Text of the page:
More disturbing than the views of right wing apologists are those of Governor-General, Major-General Michael Jeffrey, who saw active service in Vietnam as a senior officer in the Australian Army. It is unsurprising that as a participant in the conflict, Jeffrey would seek to rationalise his own actions and those of the men he commanded. However, three decades on there are few excuses for the kind of historical fantasies which seem to have captured His Excellency. Speaking to a group of veterans on 31 August 2002, Jeffrey asked
Was [Australia’s involvement in the Vietnam War] worthwhile? Was it right to be there in the first place, and did you and we fellow Australians in the taskforce do a good job? General Peter Cosgrove has been reported as saying that in hindsight, [although]we did a good job, we should not have been there. This will always be a subjective judgment but, on balance, I can’t agree.
For a start, I think it can be somewhat counterproductive to look at such questions with the benefit of hindsight. Political leaders don’t have that luxury; they have to make decisions based on assessment of the political, military and social imperatives of the time.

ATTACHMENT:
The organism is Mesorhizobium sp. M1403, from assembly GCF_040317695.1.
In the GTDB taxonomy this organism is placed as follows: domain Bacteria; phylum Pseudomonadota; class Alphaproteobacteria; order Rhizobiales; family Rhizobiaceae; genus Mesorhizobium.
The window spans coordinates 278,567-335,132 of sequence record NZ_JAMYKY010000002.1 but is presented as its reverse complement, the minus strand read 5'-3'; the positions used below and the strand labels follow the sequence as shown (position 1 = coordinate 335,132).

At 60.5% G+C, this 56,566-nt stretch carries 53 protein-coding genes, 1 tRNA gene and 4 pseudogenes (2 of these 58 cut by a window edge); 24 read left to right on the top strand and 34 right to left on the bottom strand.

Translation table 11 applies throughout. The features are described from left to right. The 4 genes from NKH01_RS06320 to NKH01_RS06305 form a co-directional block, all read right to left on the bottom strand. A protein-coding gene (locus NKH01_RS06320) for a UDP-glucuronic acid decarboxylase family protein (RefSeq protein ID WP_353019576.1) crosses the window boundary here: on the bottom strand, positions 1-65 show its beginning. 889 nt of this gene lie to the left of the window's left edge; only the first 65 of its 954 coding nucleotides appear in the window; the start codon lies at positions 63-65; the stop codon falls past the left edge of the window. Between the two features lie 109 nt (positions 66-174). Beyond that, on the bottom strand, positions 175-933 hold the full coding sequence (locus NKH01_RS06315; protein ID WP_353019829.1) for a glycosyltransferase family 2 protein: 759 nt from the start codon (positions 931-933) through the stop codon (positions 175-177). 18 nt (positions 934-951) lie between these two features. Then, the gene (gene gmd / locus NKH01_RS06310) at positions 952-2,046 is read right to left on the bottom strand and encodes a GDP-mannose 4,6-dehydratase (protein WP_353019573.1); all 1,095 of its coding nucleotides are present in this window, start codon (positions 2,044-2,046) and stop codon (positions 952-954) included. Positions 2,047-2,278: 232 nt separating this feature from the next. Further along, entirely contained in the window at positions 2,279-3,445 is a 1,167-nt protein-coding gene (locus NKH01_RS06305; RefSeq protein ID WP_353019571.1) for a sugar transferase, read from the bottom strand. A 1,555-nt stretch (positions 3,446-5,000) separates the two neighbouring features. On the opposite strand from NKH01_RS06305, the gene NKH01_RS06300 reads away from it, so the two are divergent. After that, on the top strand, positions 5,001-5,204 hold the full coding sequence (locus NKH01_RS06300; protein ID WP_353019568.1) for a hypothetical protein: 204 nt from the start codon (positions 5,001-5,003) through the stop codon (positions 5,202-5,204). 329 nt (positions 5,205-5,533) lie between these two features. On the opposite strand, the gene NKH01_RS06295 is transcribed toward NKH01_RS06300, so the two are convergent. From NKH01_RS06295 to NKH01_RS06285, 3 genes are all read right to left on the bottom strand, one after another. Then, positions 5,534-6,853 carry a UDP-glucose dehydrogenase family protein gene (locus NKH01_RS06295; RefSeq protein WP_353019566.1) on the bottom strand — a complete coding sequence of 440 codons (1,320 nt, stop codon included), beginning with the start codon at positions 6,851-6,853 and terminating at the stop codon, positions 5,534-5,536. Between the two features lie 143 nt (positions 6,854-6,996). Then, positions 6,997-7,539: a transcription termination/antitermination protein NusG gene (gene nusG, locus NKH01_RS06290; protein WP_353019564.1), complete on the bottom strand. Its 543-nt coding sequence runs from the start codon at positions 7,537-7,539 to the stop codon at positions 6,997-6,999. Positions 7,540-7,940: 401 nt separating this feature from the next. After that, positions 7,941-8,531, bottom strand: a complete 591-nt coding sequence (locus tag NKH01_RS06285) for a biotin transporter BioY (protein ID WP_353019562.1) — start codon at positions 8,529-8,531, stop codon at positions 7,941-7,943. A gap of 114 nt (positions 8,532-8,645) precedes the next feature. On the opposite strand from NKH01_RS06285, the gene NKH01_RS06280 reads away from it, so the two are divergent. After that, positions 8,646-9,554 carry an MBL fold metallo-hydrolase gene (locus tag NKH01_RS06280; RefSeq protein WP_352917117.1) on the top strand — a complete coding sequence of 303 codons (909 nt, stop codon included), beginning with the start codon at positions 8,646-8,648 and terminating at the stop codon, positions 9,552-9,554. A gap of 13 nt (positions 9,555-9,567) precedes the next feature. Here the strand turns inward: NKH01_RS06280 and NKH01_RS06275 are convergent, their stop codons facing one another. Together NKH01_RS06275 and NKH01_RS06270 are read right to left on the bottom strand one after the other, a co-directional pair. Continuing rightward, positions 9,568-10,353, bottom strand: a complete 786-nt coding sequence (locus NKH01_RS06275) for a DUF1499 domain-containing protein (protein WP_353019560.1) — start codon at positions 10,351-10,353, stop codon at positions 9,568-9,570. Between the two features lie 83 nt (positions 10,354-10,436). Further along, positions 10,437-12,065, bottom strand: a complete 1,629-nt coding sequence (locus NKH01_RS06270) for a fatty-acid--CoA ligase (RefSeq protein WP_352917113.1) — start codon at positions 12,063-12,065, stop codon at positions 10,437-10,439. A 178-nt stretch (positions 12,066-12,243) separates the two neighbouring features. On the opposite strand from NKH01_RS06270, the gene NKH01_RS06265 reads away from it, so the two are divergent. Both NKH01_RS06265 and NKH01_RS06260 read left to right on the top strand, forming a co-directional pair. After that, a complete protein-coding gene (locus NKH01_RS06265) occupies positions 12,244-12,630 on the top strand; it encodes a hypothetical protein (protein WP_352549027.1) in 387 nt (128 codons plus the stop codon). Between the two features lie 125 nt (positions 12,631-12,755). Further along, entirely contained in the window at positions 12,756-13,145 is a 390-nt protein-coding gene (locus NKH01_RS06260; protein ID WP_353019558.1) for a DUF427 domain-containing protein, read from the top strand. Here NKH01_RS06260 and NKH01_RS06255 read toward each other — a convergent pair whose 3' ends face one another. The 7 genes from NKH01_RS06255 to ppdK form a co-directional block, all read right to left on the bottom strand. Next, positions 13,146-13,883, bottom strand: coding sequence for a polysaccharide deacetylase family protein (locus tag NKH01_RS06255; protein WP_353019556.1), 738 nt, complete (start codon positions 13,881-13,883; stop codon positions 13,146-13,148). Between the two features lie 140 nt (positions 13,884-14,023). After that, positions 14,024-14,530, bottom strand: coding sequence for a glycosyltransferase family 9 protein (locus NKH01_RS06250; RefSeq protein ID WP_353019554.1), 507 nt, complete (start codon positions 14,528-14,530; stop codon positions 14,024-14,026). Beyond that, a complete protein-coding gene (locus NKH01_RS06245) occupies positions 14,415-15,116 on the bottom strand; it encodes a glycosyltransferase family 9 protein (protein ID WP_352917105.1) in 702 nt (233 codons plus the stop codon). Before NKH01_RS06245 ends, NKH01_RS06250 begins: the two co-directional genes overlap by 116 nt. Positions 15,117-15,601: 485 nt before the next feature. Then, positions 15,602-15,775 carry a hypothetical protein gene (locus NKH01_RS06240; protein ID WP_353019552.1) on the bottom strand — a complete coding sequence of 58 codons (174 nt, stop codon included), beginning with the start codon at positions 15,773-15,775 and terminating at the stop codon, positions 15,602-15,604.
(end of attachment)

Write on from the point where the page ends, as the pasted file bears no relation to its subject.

We should never forget that in 1965, [while]the Vietnam conflict was in full swing, the communist PKI attempted to take control of Indonesia, only to be thwarted by the quick reactions of generals Nasution and Suharto, [while]Thailand sat sitting on the fence looking to see which way to jump.
One can only speculate what the region would have looked like if North Vietnam had been allowed to take control of the south unimpeded in 1954 and used the substantial battle-trained forces and resources it had available for employment elsewhere in the region. Similarly on the potential impact on the Malayan emergency, Thailand and Indonesia if there had been no resistance in South Vietnam …
I believe passionately that Vietnam was a just cause in the circumstances of the time.
Jeffrey’s comments are remarkable for the extent to which they have not been influenced by either subsequent historical analysis or wide public discussion. Refusing to consider events ‘with the benefit of hindsight’ is a challenge our Governor-General has clearly met.